As major-party presidential candidates say they will focus on creating more jobs in America, one wonders why there isn’t more attention given to maintaining our national parks. Every dollar invested in our National Park Service (NPS) returns $10 to the U.S. economy — an extraordinary return by any standard. Yet our parks have a nearly $12 billion maintenance backlog, and many of our nation’s youth are in need of the jobs that park conservation would both provide and stimulate.
Those jobs are not menial. They are an entryway to a career. That’s clear from surveys showing that seven out of 10 alumni of the Student Conservation Association, which provides high school and college students with summer work experience restoring parks, go on to careers or studies in conservation and sustainability.
We are overlooking a triple play: the opportunity to create jobs, improve our parks and spread the economic impact to every state, every territory and the District of Columbia. The economic impact is measurable and significant.
In 2015, park visitors spent an estimated $16.9 billion in local gateway regions while visiting NPS lands. Those expenditures, according to the NPS, which celebrates its centennial this year, supported 295,000 jobs — especially in hotels, restaurants, transportation and other amenities associated with park visits — and $32 billion in economic output in the national economy.
According to data for the most recently completed fiscal year, NPS lands in more than half of the states (26) have deferred maintenance exceeding $100 million each. NPS lands in California and the District of Columbia each have deferred maintenance exceeding $1 billion. And in Puerto Rico, which is undergoing an extreme financial crisis, the deferred maintenance exceeds $330 million. The impact of eliminating those backlogs would be magnified further by the $10 return on every $1 invested in the NPS.
Interestingly, the parts of the country with the highest unemployment rates also have a stunning combined deferred maintenance backlog. As of June, according to the Bureau of Labor Statistics, seven states and the District of Columbia had unemployment rates of 6 percent of more – Alabama, West Virginia, Illinois, Louisiana, New Mexico, Nevada and Alaska – and the unemployment rate in Puerto Rico exceeded 11 percent. The NPS lands in those areas have a combined deferred maintenance backlog of more than $2.1 billion — with five of the nine areas having backlogs exceeding $100 million each.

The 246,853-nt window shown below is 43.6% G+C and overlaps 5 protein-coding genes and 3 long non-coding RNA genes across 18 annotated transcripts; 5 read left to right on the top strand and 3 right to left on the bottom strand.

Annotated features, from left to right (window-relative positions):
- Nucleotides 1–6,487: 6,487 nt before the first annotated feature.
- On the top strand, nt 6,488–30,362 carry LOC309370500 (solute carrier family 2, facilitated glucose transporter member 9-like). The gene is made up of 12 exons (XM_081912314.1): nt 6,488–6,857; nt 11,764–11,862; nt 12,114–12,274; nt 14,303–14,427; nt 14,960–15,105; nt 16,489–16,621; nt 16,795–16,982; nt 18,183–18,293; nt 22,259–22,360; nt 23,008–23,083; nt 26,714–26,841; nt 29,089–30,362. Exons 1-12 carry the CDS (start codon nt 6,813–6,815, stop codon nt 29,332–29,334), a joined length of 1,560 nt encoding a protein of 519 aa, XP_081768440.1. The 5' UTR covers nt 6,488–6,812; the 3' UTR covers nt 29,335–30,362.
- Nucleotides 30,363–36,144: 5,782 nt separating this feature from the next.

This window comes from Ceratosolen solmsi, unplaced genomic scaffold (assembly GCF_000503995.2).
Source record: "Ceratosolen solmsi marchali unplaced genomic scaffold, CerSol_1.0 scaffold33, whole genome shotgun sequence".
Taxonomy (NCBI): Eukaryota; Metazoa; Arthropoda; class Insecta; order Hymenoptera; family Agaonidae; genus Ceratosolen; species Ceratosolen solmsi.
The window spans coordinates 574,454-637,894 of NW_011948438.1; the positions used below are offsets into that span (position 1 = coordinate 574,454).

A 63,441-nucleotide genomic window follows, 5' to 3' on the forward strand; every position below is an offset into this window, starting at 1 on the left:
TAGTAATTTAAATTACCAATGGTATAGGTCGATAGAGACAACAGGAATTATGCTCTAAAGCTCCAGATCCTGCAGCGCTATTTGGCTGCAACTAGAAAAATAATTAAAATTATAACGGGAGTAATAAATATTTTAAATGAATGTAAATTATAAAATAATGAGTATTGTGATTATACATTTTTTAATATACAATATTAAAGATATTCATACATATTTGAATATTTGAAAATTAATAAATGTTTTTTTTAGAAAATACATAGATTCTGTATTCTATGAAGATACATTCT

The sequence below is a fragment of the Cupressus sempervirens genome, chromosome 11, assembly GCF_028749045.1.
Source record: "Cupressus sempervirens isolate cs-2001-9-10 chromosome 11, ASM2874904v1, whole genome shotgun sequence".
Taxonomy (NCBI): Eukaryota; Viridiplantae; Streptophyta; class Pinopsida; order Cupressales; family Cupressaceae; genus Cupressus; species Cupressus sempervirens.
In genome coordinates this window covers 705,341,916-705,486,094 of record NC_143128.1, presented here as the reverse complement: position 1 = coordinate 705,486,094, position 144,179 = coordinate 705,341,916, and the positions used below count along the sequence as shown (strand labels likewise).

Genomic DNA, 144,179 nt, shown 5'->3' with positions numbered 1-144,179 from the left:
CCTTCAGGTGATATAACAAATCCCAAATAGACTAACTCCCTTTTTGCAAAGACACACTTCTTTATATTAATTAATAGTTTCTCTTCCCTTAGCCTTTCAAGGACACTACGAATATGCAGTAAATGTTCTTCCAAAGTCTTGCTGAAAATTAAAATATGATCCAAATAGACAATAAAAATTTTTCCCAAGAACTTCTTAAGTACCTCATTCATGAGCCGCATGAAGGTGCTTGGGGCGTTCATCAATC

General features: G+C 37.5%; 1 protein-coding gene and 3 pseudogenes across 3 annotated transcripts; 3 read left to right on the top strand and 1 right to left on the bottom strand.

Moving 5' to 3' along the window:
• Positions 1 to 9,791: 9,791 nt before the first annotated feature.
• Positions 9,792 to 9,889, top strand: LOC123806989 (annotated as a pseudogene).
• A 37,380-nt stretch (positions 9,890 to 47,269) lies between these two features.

The impact of underfunding is substantial as well. The Pew Charitable Trusts note the need to address “rotting historic buildings, eroding trails and roads, and outdated electrical and water systems, among other issues.” The National Parks Conservation Association states: “Budget cuts and insufficient funds in recent years have led to crumbling facilities and too few rangers and other staff to serve visitors and protect cultural and natural resources.”
It’s the need to protect cultural and natural resources that holds such potential for our nation’s young adults, because it involves skills and interests that we at the Student Conservation Association find pronounced among them: a desire to improve the environment, a readiness to do hard work, the pleasure of working outdoors and the satisfaction of achievement as a team. Working to protect those resources engenders such other attributes as an awareness of nature and the environment and a sense of responsibility for them, an ability to set shared goals and engage others in reaching them, identification of personal passions, and thinking and planning about the future. And it produces dramatic results on the ground, typically habitat restoration, erosion control, invasive species eradication, endangered species research, and trail maintenance and construction.
The need comes at a time of greater interest in national parks than ever. National park visitation in 2015 exceeded 307 million visits. Fifty-seven parks set new records for annual recreation visits, according to the NPS, and 11 parks had more than 5 million recreation visits in 2015.
That record visitation underscores the public interest in our national parks and their importance as a public resource. It reinforces the need to maintain them — both to preserve them, in light of the heavy interest and use, and to enhance the experience of visiting them. It also reaffirms the potential of all NPS lands to generate increased visitation and the economic development stimulated by it.
Our nation’s parks are a public resource to be preserved and enjoyed, but preservation includes maintenance. As the National Park Service celebrates its 100th anniversary, a welcome present for the American people would be to dramatically reduce the NPS’s deferred maintenance backlog while stimulating jobs and the resulting economic benefits.
Jaime B. Matyas is president and CEO of the Student Conservation Association, the national leader in youth service and stewardship.
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